I recently completed a two-year term as chairman of a national Armenian women’s organization, and at our annual conference last week I led a small workshop on women’s leadership development.
During the workshop, I asked participants some of the perennial questions: what is a leader and what do they do? What are the challenges they face, and what are the unique challenges of women in leadership? What are some of the misperceptions of leadership – and the solutions?
All of that will be the subject of another blog. But what struck me the most were two of the answers to the “What do leaders do?” question.
One woman said, “They lead with love.” Then another said, “And they use that gavel.”
And I couldn’t help putting them together. I told them, “You just gave me the title for my next blog entry: thank you, ladies!”
Love and a Gavel.
How do we lead with both?
1. We have to treat our colleagues, and those who report to us, with love — but we have to abide by rules as well.
2. We want to encourage creativity — but we have to have structure.
3. We need to be gracious in communicating, and accommodating when moderating a discussion — but we have to be firm, curtailing a distraction or demanding order, if someone gets out of hand.
We have to live and lead with love and a gavel. And finding that balance is one of the most important aspects of leadership.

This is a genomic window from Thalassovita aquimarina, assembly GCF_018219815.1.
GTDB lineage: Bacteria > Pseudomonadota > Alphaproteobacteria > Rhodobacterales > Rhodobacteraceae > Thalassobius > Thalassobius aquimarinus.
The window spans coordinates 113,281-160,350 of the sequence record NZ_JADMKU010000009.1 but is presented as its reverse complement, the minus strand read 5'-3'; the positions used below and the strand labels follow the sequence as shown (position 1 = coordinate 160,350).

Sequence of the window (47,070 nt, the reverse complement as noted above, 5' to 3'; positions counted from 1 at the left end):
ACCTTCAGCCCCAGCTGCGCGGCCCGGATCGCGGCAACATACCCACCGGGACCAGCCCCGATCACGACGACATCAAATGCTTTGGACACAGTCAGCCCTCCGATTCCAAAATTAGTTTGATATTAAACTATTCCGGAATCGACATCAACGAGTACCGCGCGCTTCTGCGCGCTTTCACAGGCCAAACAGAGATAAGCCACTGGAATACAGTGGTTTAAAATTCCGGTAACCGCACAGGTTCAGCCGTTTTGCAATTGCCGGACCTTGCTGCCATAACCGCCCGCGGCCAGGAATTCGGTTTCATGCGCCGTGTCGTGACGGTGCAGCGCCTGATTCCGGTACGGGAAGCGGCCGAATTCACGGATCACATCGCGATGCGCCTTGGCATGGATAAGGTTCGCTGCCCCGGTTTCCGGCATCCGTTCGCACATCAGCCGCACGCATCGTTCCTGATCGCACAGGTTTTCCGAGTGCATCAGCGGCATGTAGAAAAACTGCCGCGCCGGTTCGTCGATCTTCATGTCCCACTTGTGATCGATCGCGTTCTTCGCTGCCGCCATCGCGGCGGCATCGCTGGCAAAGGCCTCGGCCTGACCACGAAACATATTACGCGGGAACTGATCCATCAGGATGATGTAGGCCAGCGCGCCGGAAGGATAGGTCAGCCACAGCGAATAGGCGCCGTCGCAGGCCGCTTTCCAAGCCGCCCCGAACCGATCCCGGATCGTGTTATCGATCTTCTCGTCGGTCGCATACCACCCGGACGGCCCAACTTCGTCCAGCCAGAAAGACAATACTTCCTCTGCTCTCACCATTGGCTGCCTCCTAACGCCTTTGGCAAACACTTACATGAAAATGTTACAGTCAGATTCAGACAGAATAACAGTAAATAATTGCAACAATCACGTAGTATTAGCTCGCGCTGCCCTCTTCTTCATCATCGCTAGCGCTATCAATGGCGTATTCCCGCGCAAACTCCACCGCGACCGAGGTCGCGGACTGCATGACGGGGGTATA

The ‘Love and a Gavel’ idea applies to many spheres of our life: leadership in organizations, families, churches, classrooms, even our writing and creative projects.
When You Love…
Be genuine when affirming, thanking or discussing someone. People can spot a fake from miles away.
Be generous with gratitude and praise. Affirmation and recognition go a long way in bringing the best out of others.
Be integrous — don’t praise a person publicly and then backstab them in other settings. Hypocrisy is one of the most glaring weaknesses in leaders and can ruin your integrity and trust.
When You Have That Gavel…
Don’t be afraid to use it. Learn all aspects of its use, symbolically and practically, so that you can lead properly and to maximum effect.
Don’t overuse it – it will have less impact. Pick your battles carefully.
If you use it, use it definitively, authoritatively. Nothing worse than a lightly-tapped gavel.
How have ‘Love and the Gavel’ played out in your leadership experience? I’d love to hear from you.